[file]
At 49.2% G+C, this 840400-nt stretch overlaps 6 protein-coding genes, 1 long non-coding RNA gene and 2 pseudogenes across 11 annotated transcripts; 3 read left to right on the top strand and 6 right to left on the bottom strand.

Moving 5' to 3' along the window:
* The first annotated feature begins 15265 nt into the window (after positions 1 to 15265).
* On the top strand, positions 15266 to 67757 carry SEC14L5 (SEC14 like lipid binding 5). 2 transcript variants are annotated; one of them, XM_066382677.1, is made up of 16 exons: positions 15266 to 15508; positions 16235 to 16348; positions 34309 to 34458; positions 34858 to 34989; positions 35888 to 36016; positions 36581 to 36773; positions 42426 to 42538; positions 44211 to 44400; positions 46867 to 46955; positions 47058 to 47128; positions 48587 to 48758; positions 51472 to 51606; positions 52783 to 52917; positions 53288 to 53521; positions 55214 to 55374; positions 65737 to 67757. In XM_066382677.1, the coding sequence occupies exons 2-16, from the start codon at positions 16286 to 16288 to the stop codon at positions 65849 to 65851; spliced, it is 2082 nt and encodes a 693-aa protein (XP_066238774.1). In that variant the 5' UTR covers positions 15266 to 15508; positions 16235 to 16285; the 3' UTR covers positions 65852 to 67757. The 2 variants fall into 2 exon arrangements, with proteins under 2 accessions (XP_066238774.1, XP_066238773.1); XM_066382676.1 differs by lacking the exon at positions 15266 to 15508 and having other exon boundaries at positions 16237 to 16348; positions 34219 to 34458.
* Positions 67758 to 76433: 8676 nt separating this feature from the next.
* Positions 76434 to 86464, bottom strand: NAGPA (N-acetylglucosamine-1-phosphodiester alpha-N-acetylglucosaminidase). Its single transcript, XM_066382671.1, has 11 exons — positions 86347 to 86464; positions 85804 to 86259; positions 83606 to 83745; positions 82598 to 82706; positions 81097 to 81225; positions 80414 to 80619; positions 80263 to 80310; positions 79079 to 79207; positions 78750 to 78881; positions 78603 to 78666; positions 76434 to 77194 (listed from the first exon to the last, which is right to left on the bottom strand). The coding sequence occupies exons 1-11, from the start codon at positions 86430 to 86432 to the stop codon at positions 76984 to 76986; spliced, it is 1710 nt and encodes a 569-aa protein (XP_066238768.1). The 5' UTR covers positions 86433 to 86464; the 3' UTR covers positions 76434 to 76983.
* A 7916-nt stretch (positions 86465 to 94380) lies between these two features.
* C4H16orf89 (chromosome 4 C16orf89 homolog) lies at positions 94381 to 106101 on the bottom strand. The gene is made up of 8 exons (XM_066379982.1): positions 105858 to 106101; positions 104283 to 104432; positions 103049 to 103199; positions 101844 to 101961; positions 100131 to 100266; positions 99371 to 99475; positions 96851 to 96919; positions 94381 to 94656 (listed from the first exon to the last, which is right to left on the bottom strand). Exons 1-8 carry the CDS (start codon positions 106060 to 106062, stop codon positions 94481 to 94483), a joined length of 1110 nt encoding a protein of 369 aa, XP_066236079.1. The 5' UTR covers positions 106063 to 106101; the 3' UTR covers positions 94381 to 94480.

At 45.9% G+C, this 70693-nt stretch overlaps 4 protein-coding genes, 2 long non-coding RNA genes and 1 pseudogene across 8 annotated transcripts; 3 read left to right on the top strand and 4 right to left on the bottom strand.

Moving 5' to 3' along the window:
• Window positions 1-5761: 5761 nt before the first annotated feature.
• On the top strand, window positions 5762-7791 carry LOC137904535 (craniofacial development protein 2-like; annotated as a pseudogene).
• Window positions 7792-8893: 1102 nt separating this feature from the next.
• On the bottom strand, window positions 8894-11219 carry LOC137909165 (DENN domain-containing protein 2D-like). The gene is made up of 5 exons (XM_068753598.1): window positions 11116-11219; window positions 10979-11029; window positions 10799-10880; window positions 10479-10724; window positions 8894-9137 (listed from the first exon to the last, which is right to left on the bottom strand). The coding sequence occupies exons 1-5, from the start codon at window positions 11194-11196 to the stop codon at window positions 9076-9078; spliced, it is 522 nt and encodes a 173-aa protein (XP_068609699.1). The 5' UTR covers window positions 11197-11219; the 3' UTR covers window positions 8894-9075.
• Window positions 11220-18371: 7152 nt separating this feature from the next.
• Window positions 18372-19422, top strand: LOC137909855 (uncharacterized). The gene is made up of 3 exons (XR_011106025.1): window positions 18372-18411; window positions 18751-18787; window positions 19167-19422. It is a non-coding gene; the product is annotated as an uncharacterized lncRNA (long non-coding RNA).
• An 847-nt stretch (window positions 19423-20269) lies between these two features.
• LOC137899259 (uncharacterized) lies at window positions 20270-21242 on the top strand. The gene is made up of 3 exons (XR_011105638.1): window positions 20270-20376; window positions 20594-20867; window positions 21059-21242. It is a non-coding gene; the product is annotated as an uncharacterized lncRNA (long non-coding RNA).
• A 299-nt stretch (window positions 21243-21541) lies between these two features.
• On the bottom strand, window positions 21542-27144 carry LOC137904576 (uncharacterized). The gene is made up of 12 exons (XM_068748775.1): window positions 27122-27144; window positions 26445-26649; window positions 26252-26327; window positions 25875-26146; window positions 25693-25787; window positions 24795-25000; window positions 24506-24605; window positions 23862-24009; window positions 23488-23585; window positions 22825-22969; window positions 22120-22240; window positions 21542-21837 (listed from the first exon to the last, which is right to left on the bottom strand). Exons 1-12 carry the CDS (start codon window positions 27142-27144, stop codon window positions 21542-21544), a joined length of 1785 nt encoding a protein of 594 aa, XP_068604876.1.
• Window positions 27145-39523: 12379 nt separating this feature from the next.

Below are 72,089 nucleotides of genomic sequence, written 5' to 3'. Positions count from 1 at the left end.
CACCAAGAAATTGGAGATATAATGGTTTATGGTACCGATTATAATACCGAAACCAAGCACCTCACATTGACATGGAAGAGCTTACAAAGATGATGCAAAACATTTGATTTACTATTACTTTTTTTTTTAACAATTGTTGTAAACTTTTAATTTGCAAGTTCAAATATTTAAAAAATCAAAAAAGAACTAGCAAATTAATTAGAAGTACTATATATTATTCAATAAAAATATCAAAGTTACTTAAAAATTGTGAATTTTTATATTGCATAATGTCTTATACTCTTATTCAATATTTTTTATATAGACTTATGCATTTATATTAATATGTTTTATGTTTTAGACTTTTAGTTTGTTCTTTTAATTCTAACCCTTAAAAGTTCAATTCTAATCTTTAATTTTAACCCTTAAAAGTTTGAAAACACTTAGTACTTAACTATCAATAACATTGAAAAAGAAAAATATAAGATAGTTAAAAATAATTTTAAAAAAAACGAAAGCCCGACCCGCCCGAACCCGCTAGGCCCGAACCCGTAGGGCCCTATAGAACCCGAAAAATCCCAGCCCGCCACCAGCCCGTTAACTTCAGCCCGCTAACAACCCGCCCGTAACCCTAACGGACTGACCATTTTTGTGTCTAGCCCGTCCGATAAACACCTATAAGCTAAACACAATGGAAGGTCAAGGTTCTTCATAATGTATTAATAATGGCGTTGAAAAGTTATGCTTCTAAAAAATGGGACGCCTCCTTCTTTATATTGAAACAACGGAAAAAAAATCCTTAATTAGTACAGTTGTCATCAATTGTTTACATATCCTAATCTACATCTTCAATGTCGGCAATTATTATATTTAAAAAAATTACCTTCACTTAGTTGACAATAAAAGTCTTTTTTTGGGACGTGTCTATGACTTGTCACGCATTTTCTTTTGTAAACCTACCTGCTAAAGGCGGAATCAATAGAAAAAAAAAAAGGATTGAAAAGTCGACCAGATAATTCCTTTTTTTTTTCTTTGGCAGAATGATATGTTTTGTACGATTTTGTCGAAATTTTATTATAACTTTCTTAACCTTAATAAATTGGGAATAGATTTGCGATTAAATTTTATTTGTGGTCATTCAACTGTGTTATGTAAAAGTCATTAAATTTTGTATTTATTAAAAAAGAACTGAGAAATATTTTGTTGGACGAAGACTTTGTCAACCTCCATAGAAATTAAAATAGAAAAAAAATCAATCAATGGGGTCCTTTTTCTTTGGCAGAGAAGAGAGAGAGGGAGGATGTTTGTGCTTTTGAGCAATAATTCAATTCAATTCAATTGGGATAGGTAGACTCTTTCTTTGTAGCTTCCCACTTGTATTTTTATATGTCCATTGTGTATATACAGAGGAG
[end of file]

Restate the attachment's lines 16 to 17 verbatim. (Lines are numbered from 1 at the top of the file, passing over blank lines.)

• Window positions 18372-19422, top strand: LOC137909855 (uncharacterized). The gene is made up of 3 exons (XR_011106025.1): window positions 18372-18411; window positions 18751-18787; window positions 19167-19422. It is a non-coding gene; the product is annotated as an uncharacterized lncRNA (long non-coding RNA).
• An 847-nt stretch (window positions 19423-20269) lies between these two features.